The Persian Revival: The Imperialism of the Copy in Iranian and Parsi Architecture (University Park: Pennsylvania State University Press, 2021).

Contemporary Iranian Art: From the Street to the Studio (London: Reaktion Books, 2014)

Building Iran: Modernism, Architecture, and National Heritage under the Pahlavi Monarchs (New York: Periscope, 2009)

Persian Kingship and Architecture: Strategies of Power in Iran from the Achaemenids to the Pahlavis, co-edited with Sussan Babaie (London: I.B. Tauris, 2015)


“Time of Historicism, Print Revival, and Parsi Patronage of Architecture, 1887–1936,” Journal of Iranian Studies 55/3 (June 2022).

“Pictorial Modernity and the Armenian Women of Iran,” co-authored with Houri Berberian, Journal of Iranian Studies 55/2 (April 2022): 463-500. 

“Amateur Aesthetics as State Narrative in Iranian Martyrdom,” Third Text 34/1, special issue on Amateurism Across the Arts, guest eds. Julia Bryan-Wilson & Benjamin Piekut (2020): 93-109. 

“Freemasonry and Architecture of Persian Revival, 1843-1933,” in The Mystery of Masonry Brought to Light:  Freemasonry and the Visual Arts from the Eighteenth Century until Now, eds. Reva Wolf and Alisa Luxenberg (London: Bloomsbury, 2019), 159-179

“The Middle East: 1914-present,” in Sir Banister Fletcher’s Global History of Architecture, 21st edition (London: Bloomsbury Publishing, Royal Institute of British Architects, and the University of London, 2019), 869-889

“’They have not changed since 2,500 years ago’: Art, Archeology, and Modernity in Iran,” in Unmasking Ideology: The Vocabulary, Symbols, and Legacy of Imperial and Colonial Archaeology, eds. Bonnie Effros and Guolong Lai (Los Angeles: UCLA Cotsen Institute of Archaeology Press, 2018), 121-146

“Me’mari dar siasat, siasat dar me’mari: aghaliyat-hay-e mazhabi va bahs-e me’mari-ye nogara dar iran-e gharn-e bistom, [Politics in Architecture, Architecture in Politics: Religious Minorities and Architectural Discourse in 20th-Century Iran],” translated from English to Persian by Greg Grigorian, in Persian Language Quarterly Journal, Payman 79 (Tehran, Fall 2017), 18-53

“Persian Architecture Revival in British Raj and Qajan Iran,” Journal of Comparative Studies of South Asia, Africa and the Middle East 36/3 (2016): 384-397

“Kings and Traditions in Différance: Antiquity Revisited in post-Safavid Iran,” in The Companion to Islamic Art and Architecture, rubric of Modernity, Empire, Colony and Nation (1650-1950), eds. Gulru Necipoglu and Barry Flood (Blackwell Companions to Art History series, 2017)

“The Thing We Love(d): Little Girls, Inanimate Objects, and the Violence of Systems.”  From dossier of essays organized by Pamela Karimi and Nasser Rabbet on “The Destruction of Cultural Heritage: From Napoleon to ISIS” in Aggregate (2016)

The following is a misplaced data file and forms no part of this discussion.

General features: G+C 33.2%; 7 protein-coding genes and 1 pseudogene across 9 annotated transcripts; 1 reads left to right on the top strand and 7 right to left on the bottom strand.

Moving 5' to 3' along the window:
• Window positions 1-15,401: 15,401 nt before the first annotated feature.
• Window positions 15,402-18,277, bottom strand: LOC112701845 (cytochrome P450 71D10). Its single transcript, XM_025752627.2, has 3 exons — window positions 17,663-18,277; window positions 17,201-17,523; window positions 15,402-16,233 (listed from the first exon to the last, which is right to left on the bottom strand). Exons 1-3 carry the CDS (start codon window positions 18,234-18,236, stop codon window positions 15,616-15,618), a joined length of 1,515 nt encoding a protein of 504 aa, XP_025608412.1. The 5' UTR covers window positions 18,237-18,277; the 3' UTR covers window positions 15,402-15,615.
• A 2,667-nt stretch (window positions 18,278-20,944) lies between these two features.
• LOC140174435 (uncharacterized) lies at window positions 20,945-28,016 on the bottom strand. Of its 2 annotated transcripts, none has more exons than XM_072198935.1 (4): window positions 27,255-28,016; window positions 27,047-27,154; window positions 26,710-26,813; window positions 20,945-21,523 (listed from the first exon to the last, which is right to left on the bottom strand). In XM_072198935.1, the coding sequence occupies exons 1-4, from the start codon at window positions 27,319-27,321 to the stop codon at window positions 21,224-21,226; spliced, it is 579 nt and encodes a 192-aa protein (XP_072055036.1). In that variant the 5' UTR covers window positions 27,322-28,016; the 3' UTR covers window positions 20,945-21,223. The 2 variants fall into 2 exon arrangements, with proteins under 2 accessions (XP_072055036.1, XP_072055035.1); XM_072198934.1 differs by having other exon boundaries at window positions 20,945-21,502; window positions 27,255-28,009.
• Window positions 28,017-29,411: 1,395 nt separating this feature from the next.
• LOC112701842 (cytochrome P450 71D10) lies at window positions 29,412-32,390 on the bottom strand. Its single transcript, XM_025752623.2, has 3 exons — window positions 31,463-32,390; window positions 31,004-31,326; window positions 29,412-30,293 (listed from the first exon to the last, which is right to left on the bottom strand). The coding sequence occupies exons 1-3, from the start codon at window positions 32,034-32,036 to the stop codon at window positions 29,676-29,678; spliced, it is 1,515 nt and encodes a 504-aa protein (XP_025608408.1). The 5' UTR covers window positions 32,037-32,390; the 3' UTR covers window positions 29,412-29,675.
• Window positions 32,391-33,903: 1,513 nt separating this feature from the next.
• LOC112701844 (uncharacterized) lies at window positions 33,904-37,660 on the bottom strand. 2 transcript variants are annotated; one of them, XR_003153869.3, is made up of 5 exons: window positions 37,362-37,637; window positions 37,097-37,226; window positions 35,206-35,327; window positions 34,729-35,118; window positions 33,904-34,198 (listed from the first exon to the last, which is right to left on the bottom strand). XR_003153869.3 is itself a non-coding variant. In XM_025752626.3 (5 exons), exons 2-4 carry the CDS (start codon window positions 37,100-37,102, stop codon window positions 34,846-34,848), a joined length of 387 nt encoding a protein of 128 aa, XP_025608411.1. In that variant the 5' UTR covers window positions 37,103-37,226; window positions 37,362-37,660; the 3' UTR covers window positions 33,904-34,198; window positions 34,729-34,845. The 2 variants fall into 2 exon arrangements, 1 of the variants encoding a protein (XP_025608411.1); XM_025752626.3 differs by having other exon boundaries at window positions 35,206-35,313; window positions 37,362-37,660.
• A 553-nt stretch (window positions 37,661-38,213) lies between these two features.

“Gendered Politics of Persian Art: Arthur Pope and his Partner,” in Arthur Upham Pope and A New Survey of Persian Art, ed. Yuka Kadoi (Leiden: Brill, 2016), 47-73

“What Art Does: Methodological Privileging of Agency and Art History’s Global Dispute in 1901,’ in In the Wake of the Global Turn: Propositions for an ‘Exploded’ Art History without Borders, eds. Jill Casid and Aruna D’Souza (Williamstown, Mass.: Sterling and Francine Clark Art Institute, 2013), 126-42

“Shifting Gaze: Iranian Architecture from Superpower to Semi-colony,” in Architecturalized Asia: Mapping the  Continent through History, eds. Vimalin Rujivacharakul, Hazel Hahn, Ken Tadashi Oshima, and Peter Christensen (Hong Kong: University of Hong Kong Press, 2013), 217-30

“King’s White Walls: Modernism and Bourgeois Architecture,” in Cultural Politics Under Reza Shah: The Pahlavi State, New Bourgeois Culture and the Creation of a Modern Society in Iran, eds. Bianca Devos and Christoph Werner, Iranian Studies series (London: Routledge, 2013), 95-117

“Parsi Patronage of the Urheimat,” Getty Research Journal 2 (2010): 53-68

Orient oder Rom? Qajar ‘Aryan’ Architecture and Strzygowski’s Art History,” The Art Bulletin (Sept 2007): 562-90

“Preserving the Modern Antique: Persepolis ‘71,” Future Anterior: Journal of Historical Preservation History Theory Criticism, Columbia University 2/1 (Summer 2005): 22-29

“Recultivating ‘Good Taste’: The early Pahlavi Modernists and their Society for National Heritage,” Journal of Iranian Studies 37/1 (March 2004): 17-45

“Of Metamorphosis: Meaning on Iranian Terms,” Third Text 17/3 (Sept 2003): 207-25